How to model a GARCH(1,1) with covariate?

The purpose of my study is to understand if changes in environment policy or changes in people concerns about climate change affects volatility or if they can help in the prediction of volatility. In this case I check the volatility of the Dow Jones from January 2003 to June 2018. In order to do it, I’m using a GARCH(1,1) model with the addition of a covariate. The covariates I chose are two indeces, one called EnvP, which measures the salience of US environmental policy, and the other one called Media climate change concerns, which captures unexpected increases in climate change concerns. I use the software gretl for my analysis.
Anyway, I got a lot of doubts about how to estimate this model.

For a start, I estimate a first GARCH(1,1) to give an initial interpretation of the parameters and to use it as a sort of benchmark:

The first doubt I have is: do I have to insert a lag of the returns in the conditional mean equation of the GARCH?
In that case I’d have:

Is there any significant change? Is there a motive I should or shouldn’t insert this lag?

Now, I insert the covariate (EnvP) in the model:

Same model but with the returns lagged(1):

I need help understanding these outputs, to understand if it’s methodologically correct to insert those lags and, in general, if I can say something regarding the aim of my study.
Any help will be very appreciated.

[D]o I have to insert a lag of the returns in the conditional mean equation of the GARCH? <...> Is there any significant change? Is there a motive I should or shouldn’t insert this lag?

If Dow Jones were an AR(1)-GARCH(1,1) process, it would make sense to include the first lag of Dow Jones in the conditional mean equation. Otherwise the residuals would be autocorrelated and would violate the assumptions of the model. Of course, Dow Jones is not exactly an AR(1)-GARCH(1,1) process, but perhaps the conditional mean is decently approximated by that. To find out, examine the standardized residuals of the model and their ACF and PACF in particular. The standardized residuals should not be autocorrelated at any lag. (Note that an uncorrelated series will produce significant estimated autocorrelations in 5% of all lags under examination given a 95% confidence level. Thus, significant autocorrelation at a small proportion of lags does not necessarily mean trouble.)

Also, some of the information criteria (AIC, HQ) suggest that including the first lag improves the fit to a sufficient degree to warrant the inclusion, while BIC is fairly indifferent regarding the two models.

I need help understanding these outputs, to understand if it’s methodologically correct to insert those lags and, in general, if I can say something regarding the aim of my study.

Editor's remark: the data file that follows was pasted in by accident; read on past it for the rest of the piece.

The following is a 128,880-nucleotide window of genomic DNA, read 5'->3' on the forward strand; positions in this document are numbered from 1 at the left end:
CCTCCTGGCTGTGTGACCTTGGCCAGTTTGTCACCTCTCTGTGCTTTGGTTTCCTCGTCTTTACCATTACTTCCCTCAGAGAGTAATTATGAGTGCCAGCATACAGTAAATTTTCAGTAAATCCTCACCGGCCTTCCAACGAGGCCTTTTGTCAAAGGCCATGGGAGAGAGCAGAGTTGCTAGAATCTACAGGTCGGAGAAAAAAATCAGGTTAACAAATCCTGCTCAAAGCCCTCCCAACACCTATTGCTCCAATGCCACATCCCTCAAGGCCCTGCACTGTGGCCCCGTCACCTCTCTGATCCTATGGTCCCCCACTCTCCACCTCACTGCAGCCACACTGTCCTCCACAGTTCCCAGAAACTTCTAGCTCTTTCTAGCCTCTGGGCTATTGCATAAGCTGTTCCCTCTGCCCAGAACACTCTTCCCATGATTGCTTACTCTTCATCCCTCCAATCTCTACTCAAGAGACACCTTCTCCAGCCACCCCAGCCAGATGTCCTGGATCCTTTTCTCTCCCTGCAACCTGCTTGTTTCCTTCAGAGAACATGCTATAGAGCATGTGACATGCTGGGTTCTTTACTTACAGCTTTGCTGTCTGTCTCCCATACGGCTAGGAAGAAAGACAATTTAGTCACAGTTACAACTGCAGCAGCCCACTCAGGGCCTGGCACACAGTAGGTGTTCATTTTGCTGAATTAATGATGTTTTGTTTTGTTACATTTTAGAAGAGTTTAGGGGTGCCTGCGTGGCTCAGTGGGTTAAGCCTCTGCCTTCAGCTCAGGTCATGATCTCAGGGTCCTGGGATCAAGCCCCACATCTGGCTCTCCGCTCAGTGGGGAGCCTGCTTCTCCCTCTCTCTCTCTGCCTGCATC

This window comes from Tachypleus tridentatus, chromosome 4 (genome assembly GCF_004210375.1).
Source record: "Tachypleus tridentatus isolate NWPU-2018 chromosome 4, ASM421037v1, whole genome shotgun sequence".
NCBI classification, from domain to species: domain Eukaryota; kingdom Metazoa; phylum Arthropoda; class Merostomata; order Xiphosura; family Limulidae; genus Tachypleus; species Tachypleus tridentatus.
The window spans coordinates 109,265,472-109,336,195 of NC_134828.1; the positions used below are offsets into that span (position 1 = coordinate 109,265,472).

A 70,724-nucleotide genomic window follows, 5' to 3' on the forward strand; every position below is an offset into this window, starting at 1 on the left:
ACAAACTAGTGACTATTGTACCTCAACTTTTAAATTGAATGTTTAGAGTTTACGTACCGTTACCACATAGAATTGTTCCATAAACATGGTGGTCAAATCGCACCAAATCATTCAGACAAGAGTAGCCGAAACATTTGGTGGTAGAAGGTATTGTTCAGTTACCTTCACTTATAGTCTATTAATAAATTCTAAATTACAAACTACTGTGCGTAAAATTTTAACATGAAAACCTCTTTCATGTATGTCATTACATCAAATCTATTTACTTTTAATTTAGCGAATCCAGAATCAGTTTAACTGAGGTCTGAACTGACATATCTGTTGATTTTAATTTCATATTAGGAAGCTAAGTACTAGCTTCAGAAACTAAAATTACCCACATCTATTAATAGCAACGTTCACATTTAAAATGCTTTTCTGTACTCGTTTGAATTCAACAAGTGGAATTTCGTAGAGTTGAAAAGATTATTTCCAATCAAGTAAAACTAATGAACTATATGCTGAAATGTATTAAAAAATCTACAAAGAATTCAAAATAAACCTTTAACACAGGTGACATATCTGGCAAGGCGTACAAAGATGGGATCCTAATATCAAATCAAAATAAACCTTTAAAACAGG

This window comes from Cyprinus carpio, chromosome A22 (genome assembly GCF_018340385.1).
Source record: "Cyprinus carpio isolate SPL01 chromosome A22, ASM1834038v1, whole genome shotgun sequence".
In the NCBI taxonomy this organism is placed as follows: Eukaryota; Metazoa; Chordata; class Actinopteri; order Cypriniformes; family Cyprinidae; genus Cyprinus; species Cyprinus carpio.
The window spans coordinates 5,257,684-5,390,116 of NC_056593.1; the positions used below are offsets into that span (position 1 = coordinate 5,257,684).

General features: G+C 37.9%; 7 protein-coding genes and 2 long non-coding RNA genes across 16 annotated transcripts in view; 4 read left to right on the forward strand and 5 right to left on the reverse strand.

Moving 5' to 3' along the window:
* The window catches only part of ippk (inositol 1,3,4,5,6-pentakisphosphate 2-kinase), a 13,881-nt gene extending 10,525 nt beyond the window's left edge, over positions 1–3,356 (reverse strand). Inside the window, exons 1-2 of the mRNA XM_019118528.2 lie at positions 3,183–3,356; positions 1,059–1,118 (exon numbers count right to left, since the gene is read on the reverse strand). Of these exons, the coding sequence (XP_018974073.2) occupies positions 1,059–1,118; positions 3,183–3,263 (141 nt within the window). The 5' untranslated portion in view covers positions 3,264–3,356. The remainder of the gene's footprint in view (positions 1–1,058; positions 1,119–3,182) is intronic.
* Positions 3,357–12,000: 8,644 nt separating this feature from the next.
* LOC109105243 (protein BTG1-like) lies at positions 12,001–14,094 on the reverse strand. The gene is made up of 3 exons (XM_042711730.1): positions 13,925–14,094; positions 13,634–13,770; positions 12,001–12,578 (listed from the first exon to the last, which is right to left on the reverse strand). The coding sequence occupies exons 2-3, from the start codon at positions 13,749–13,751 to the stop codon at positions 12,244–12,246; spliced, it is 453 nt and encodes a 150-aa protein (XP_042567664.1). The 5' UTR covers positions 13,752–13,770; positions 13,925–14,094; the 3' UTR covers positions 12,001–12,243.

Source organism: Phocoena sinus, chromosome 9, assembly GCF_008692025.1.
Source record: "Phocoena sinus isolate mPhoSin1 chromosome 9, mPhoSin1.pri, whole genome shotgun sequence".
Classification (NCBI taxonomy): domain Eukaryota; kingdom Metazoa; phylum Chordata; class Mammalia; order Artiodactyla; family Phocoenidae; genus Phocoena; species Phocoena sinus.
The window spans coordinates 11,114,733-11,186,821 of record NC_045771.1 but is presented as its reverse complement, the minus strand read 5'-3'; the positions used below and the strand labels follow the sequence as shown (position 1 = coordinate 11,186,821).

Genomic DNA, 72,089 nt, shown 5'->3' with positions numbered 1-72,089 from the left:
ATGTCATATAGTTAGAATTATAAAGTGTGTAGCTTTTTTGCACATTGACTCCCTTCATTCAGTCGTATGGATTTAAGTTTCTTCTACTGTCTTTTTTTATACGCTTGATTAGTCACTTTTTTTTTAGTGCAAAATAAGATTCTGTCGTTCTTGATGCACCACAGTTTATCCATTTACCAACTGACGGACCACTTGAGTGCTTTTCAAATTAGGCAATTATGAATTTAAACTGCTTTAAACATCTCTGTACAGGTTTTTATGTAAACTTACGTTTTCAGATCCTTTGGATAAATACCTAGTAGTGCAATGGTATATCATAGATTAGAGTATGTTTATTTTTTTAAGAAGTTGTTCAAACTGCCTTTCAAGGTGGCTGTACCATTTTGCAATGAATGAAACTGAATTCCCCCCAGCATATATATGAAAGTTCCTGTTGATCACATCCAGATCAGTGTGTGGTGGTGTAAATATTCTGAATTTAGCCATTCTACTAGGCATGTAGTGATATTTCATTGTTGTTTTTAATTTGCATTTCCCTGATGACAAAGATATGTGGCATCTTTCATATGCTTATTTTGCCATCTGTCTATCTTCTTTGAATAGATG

In both const-GARCH(1,1) and AR(1)-GARCH(1,1), the estimated effect of the EnvPIndex is virtually the same. (That makes your life a little easier, since whichever model you choose, the variable of interest contributes to it in the same way.) Since it is statistically significant, it seems that when EnvPIndex is larger, the conditional variance is larger, and this is unlikely to be due to chance. Whether the "effect" is economically large or small depends on the scale of the index relative to the scale of $$\sigma^2_t$$. E.g. if the variance of EnvP is much larger than the variance of $$\sigma_t^2$$, the economic effect could be large, while if not it may be small.

• If I do the same thing but instead of the EnvP index I insert another covariate and the coefficient of this covariate is 1.1099, could it be correct or the coefficient needs to be <1 ? And in the case 1,1099 is correct, what is the interpretation? Thank you.
– TF7
Jul 27, 2022 at 9:11
• @TF7, I jumped to my conclusion a bit too fast. Actually, the economic significance depends on the scale of the index. I will edit the answer to reflect that. Jul 27, 2022 at 18:14
• I have one last question: after this analysis I want to conclude checking if this index could be used as a predictor. So I inserted the first lag of the EnvP index in the conditional variance equation (instead of the EnvP index "not lagged") and the coefficient resulted statistically significant. Is it methodologically correct? Is this enough to conclude that my index can be used as predictor or there is another interpretation? Thank you very much.
– TF7
Jul 29, 2022 at 15:59
• @TF7, I think your interpretation is fine. You do not even need significance at 5% level, 15.7% is enough. This corresponds to selection by AIC which has some known optimality properties for model selection for forecasting. Since you presumably have significance at 5%, this is more than enough. Jul 30, 2022 at 12:22